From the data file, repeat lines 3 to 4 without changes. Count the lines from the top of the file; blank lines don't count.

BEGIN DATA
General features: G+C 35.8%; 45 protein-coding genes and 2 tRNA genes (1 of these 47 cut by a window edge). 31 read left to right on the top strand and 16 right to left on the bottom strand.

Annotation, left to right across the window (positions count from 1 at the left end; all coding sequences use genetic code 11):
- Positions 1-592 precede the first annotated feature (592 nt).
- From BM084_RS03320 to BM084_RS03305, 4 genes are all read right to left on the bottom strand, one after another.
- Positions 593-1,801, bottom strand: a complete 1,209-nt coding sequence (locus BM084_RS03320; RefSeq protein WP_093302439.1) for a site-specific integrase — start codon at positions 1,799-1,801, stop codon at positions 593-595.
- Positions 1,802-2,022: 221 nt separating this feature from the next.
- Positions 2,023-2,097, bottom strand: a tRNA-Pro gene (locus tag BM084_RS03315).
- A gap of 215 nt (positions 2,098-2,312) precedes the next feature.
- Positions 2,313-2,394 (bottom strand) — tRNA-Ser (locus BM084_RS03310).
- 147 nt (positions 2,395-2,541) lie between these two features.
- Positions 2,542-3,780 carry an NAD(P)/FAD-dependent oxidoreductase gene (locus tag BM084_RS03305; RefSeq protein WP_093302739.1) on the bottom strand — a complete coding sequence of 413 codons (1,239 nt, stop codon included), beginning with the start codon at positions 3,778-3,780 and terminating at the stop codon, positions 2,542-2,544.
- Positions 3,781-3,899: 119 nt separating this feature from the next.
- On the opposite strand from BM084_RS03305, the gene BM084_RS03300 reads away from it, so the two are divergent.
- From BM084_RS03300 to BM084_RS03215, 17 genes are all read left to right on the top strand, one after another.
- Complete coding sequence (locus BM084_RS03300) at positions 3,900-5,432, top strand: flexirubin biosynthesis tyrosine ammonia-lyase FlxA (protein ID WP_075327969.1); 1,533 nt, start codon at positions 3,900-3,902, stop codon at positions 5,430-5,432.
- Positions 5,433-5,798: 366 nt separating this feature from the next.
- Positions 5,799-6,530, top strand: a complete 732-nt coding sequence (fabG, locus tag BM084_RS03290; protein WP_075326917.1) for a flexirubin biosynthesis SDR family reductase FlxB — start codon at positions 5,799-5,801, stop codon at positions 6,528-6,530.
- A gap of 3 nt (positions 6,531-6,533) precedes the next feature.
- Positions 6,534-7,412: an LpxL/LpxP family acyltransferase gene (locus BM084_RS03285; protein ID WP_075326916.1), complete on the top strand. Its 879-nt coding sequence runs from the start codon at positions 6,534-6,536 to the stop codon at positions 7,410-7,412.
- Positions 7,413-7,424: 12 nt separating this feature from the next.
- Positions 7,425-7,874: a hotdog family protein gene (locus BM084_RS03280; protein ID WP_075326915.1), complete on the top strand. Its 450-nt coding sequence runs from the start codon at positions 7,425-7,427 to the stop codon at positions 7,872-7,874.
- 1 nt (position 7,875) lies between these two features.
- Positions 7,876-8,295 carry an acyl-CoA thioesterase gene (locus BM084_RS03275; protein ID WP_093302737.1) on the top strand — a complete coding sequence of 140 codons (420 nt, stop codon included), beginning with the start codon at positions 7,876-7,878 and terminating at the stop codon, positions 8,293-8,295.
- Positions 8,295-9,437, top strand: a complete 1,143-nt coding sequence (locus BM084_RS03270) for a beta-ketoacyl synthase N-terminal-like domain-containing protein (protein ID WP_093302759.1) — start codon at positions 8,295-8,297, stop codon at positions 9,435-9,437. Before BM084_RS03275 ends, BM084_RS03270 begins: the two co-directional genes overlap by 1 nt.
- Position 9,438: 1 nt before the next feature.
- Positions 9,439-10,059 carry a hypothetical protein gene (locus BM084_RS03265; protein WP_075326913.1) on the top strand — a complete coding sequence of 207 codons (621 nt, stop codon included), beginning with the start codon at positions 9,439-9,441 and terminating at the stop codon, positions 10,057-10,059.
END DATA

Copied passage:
- Positions 1-592 precede the first annotated feature (592 nt).
- From BM084_RS03320 to BM084_RS03305, 4 genes are all read right to left on the bottom strand, one after another.